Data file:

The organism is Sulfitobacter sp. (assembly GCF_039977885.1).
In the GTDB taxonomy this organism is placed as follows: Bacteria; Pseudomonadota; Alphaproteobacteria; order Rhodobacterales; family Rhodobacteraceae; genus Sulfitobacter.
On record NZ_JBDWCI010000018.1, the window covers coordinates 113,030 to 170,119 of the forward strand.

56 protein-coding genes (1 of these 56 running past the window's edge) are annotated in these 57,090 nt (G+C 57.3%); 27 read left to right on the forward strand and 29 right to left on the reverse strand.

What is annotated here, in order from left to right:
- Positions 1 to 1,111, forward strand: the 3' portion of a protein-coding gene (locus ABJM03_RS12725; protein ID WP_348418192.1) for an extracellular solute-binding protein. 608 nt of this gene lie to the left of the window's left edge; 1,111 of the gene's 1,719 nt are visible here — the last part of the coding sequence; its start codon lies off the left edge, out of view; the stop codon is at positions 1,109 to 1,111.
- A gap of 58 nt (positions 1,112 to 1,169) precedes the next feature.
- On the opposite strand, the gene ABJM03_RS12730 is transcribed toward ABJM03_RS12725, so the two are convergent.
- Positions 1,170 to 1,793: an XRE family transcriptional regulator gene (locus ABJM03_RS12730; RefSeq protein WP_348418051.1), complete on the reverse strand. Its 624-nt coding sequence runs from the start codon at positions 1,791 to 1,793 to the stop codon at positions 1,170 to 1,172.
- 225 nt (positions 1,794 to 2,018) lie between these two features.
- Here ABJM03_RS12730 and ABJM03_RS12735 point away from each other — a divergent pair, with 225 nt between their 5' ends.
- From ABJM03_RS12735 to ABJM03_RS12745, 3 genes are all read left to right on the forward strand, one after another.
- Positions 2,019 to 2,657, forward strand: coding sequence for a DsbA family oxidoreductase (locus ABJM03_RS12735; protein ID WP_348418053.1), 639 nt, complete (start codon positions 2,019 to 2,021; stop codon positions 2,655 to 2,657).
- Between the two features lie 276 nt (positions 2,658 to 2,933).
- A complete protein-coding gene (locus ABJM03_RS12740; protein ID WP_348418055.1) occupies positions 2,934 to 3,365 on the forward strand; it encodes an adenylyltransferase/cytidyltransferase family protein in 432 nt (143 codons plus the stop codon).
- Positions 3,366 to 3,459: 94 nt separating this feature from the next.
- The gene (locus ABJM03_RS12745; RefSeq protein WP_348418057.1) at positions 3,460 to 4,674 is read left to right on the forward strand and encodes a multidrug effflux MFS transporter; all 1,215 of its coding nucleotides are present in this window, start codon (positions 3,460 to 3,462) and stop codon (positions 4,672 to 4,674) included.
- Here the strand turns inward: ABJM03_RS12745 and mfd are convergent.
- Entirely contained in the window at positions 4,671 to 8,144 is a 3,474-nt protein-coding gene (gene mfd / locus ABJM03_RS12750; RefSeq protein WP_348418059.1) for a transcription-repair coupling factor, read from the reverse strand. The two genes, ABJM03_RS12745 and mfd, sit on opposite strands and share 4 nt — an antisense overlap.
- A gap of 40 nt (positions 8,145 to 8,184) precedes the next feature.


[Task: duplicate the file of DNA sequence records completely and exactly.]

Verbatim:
The organism is Sulfitobacter sp. (assembly GCF_039977885.1).
In the GTDB taxonomy this organism is placed as follows: Bacteria; Pseudomonadota; Alphaproteobacteria; order Rhodobacterales; family Rhodobacteraceae; genus Sulfitobacter.
On record NZ_JBDWCI010000018.1, the window covers coordinates 113,030 to 170,119 of the forward strand.

56 protein-coding genes (1 of these 56 running past the window's edge) are annotated in these 57,090 nt (G+C 57.3%); 27 read left to right on the forward strand and 29 right to left on the reverse strand.

What is annotated here, in order from left to right:
- Positions 1 to 1,111, forward strand: the 3' portion of a protein-coding gene (locus ABJM03_RS12725; protein ID WP_348418192.1) for an extracellular solute-binding protein. 608 nt of this gene lie to the left of the window's left edge; 1,111 of the gene's 1,719 nt are visible here — the last part of the coding sequence; its start codon lies off the left edge, out of view; the stop codon is at positions 1,109 to 1,111.
- A gap of 58 nt (positions 1,112 to 1,169) precedes the next feature.
- On the opposite strand, the gene ABJM03_RS12730 is transcribed toward ABJM03_RS12725, so the two are convergent.
- Positions 1,170 to 1,793: an XRE family transcriptional regulator gene (locus ABJM03_RS12730; RefSeq protein WP_348418051.1), complete on the reverse strand. Its 624-nt coding sequence runs from the start codon at positions 1,791 to 1,793 to the stop codon at positions 1,170 to 1,172.
- 225 nt (positions 1,794 to 2,018) lie between these two features.
- Here ABJM03_RS12730 and ABJM03_RS12735 point away from each other — a divergent pair, with 225 nt between their 5' ends.
- From ABJM03_RS12735 to ABJM03_RS12745, 3 genes are all read left to right on the forward strand, one after another.
- Positions 2,019 to 2,657, forward strand: coding sequence for a DsbA family oxidoreductase (locus ABJM03_RS12735; protein ID WP_348418053.1), 639 nt, complete (start codon positions 2,019 to 2,021; stop codon positions 2,655 to 2,657).
- Between the two features lie 276 nt (positions 2,658 to 2,933).
- A complete protein-coding gene (locus ABJM03_RS12740; protein ID WP_348418055.1) occupies positions 2,934 to 3,365 on the forward strand; it encodes an adenylyltransferase/cytidyltransferase family protein in 432 nt (143 codons plus the stop codon).
- Positions 3,366 to 3,459: 94 nt separating this feature from the next.
- The gene (locus ABJM03_RS12745; RefSeq protein WP_348418057.1) at positions 3,460 to 4,674 is read left to right on the forward strand and encodes a multidrug effflux MFS transporter; all 1,215 of its coding nucleotides are present in this window, start codon (positions 3,460 to 3,462) and stop codon (positions 4,672 to 4,674) included.
- Here the strand turns inward: ABJM03_RS12745 and mfd are convergent.
- Entirely contained in the window at positions 4,671 to 8,144 is a 3,474-nt protein-coding gene (gene mfd / locus ABJM03_RS12750; RefSeq protein WP_348418059.1) for a transcription-repair coupling factor, read from the reverse strand. The two genes, ABJM03_RS12745 and mfd, sit on opposite strands and share 4 nt — an antisense overlap.
- A gap of 40 nt (positions 8,145 to 8,184) precedes the next feature.